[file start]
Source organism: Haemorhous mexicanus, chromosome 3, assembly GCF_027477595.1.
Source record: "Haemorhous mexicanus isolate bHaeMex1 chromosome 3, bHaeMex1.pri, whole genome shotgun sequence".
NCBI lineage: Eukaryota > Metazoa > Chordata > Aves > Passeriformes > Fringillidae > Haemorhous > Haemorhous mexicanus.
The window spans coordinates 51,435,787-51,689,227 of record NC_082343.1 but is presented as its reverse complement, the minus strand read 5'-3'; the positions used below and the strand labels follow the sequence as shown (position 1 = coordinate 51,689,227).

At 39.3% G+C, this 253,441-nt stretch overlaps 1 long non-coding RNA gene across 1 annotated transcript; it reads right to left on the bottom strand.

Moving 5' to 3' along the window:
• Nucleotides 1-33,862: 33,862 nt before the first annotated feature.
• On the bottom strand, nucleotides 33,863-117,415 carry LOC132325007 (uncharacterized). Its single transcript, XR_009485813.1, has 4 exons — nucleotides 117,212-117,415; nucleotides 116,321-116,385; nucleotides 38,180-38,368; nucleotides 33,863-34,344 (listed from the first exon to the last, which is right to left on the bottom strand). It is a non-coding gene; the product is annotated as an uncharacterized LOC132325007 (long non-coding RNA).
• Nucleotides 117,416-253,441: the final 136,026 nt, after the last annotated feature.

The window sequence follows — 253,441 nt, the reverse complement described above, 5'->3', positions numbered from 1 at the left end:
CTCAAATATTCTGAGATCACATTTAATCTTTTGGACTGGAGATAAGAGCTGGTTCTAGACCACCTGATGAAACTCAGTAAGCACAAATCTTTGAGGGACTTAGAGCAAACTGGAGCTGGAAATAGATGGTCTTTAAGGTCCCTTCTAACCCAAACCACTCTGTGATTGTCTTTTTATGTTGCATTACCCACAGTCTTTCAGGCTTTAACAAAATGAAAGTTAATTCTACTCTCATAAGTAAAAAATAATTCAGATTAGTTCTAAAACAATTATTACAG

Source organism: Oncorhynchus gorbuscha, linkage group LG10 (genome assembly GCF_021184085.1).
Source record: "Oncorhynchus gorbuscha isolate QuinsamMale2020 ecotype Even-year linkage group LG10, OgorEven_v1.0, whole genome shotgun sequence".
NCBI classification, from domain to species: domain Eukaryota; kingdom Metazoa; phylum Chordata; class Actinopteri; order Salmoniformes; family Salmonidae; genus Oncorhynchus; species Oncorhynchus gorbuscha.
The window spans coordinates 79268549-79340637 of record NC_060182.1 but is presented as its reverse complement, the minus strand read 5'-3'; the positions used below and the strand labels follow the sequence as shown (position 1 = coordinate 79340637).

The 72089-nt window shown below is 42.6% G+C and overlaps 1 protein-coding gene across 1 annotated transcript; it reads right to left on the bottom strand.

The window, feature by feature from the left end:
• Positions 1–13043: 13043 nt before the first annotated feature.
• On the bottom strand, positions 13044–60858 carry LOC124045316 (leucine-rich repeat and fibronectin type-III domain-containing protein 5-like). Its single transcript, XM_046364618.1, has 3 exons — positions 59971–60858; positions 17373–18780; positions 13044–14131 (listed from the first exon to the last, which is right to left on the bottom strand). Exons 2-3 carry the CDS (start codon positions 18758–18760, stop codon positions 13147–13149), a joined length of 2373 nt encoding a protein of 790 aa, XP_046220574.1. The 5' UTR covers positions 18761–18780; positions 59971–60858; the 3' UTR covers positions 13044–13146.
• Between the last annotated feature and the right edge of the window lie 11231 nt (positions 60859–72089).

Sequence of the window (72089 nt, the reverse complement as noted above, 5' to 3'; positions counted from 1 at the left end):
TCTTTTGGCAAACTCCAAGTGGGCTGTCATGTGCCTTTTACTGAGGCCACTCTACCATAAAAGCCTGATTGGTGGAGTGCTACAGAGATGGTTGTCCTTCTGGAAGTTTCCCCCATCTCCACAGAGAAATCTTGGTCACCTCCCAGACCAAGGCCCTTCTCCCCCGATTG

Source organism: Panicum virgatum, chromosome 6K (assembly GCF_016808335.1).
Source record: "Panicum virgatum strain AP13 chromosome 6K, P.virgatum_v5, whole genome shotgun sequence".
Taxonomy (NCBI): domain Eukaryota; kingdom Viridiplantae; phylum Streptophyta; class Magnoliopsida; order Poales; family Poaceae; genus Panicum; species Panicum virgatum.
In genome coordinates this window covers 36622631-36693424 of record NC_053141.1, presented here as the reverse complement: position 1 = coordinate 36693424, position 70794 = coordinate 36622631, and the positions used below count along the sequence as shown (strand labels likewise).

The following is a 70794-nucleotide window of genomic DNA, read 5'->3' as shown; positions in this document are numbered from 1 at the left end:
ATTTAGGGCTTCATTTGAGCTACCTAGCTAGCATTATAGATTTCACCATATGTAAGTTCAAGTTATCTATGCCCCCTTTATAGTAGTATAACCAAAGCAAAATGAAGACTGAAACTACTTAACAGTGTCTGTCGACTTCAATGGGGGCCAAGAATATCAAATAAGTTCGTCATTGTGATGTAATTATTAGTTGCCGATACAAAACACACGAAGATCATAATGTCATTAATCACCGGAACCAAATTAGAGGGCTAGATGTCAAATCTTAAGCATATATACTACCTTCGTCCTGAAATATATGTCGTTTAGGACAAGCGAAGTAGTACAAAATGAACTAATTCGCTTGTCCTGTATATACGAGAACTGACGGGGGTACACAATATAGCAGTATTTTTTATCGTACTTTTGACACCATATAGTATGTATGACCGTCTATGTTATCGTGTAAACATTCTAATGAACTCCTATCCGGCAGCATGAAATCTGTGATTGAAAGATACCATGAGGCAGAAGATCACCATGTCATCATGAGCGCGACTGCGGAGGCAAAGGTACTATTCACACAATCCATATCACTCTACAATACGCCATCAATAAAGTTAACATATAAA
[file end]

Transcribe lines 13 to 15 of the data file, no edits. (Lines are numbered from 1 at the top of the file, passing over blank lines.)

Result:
Source record: "Oncorhynchus gorbuscha isolate QuinsamMale2020 ecotype Even-year linkage group LG10, OgorEven_v1.0, whole genome shotgun sequence".
NCBI classification, from domain to species: domain Eukaryota; kingdom Metazoa; phylum Chordata; class Actinopteri; order Salmoniformes; family Salmonidae; genus Oncorhynchus; species Oncorhynchus gorbuscha.
The window spans coordinates 79268549-79340637 of record NC_060182.1 but is presented as its reverse complement, the minus strand read 5'-3'; the positions used below and the strand labels follow the sequence as shown (position 1 = coordinate 79340637).